And what do you do for a living now?

As a strategic consultant, I now work with organizations in the healthcare, diabetes, and patient advocacy space, helping them design and launch programs that improve the healthcare experience -- from the patient perspective.

Currently, I am helping PatientWidsom understand the landscape of online health communities, identify strategic non-profit partnerships, and pilot new product delivery. Have you ever been to a doctor's appointment where you felt like an A1C statistic, rather than a human allowed to ask questions and make decisions about your own care? PatientWisdom has designed a digital platform that focuses on what matters to patients as people, recognizing that we are experts on our own life. After sharing stories about yourself, your health, and your care, PatientWisdom shares what's important with your healthcare team to make the most of the visit. PatientWisdom turns the "soft stuff" into actionable insights for healthcare providers, to understand what we patients want and need.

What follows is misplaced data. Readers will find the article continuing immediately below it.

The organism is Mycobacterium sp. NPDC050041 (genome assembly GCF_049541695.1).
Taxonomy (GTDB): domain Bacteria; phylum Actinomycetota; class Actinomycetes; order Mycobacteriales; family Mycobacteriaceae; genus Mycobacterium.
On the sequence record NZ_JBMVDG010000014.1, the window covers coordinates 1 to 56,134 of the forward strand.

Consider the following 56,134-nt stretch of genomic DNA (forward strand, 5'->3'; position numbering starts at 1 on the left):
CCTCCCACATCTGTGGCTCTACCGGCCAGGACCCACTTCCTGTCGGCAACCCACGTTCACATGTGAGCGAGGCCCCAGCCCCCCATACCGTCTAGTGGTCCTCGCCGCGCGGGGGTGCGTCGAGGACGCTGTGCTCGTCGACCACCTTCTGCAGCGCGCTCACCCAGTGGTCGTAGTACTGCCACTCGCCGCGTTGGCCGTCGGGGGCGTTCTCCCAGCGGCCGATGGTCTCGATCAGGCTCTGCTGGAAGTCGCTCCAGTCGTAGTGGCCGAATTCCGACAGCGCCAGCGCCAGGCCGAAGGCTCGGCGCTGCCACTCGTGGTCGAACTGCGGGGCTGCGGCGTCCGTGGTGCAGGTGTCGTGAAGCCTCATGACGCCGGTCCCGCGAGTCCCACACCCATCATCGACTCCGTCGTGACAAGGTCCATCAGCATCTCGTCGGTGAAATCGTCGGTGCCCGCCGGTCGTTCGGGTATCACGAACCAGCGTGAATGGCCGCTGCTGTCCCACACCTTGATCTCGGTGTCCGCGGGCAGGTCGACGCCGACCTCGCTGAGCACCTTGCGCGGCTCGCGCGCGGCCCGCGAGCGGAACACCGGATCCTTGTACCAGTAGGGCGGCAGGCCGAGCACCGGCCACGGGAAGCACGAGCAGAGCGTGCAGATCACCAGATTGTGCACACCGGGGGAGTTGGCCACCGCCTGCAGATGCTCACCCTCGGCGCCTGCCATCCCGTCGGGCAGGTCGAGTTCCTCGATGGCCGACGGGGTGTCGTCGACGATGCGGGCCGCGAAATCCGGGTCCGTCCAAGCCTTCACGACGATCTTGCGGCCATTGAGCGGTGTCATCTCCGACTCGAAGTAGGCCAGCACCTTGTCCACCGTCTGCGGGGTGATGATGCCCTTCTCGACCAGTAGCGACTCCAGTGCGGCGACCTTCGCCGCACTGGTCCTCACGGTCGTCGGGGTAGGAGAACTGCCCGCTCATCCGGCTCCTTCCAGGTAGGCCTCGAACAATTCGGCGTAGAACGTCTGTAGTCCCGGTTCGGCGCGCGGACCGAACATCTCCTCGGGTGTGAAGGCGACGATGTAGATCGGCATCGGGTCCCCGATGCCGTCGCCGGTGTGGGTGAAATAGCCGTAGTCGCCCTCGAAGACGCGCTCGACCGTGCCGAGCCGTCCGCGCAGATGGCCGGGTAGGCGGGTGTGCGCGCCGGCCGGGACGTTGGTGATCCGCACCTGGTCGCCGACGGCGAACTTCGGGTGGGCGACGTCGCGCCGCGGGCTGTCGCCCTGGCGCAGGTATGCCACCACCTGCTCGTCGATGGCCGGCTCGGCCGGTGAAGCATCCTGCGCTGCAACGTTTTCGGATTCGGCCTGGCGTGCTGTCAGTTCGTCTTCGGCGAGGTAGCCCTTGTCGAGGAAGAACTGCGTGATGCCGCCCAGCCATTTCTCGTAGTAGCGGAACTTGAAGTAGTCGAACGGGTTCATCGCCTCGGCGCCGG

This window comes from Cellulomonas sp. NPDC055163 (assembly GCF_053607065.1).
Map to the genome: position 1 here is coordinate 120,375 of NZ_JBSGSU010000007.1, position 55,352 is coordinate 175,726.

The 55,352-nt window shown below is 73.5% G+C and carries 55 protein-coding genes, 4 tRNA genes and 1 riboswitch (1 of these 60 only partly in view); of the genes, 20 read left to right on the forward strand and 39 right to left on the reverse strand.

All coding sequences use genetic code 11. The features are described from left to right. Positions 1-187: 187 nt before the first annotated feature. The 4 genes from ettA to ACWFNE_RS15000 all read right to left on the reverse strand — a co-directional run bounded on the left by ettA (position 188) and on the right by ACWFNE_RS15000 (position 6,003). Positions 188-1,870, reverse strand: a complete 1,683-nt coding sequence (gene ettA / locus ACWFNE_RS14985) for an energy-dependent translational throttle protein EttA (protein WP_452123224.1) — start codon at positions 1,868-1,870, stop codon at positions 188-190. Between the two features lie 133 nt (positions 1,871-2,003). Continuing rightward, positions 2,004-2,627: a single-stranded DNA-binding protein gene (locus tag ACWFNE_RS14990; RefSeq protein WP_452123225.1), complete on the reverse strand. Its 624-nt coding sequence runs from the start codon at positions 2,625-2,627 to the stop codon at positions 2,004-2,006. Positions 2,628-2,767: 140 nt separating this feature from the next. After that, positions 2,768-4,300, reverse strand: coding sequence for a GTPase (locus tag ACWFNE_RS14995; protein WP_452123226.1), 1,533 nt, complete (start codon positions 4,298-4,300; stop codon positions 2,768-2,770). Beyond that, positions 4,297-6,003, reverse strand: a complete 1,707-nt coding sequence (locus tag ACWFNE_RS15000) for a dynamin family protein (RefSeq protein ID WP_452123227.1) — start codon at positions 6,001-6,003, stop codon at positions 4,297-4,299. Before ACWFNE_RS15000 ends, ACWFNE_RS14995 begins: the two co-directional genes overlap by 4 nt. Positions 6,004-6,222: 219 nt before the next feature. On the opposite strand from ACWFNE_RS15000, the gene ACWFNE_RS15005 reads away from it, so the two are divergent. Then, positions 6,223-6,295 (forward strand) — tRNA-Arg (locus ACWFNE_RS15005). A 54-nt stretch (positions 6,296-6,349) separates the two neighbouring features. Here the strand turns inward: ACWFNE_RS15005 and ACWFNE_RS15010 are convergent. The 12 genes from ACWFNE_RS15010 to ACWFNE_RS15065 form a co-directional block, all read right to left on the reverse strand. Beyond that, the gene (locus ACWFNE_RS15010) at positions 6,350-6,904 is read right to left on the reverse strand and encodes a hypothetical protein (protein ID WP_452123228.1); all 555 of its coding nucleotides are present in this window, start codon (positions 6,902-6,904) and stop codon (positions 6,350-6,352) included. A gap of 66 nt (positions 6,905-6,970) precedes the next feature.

What did you learn about advocacy during your time with DHF? 

Diabetes Hands FoundationWhew, quite a lot, but I'll try to package it up...

 The challenge with learning more is that with every realization comes an ever-growing conceptualization of how much we don't know... "The more you know, the more you realize you don't know" syndrome. As I've started to peel back the layers of healthcare, I've come to recognize it as its own industrial complex with historical forces at play, realizing how much more complex the system is.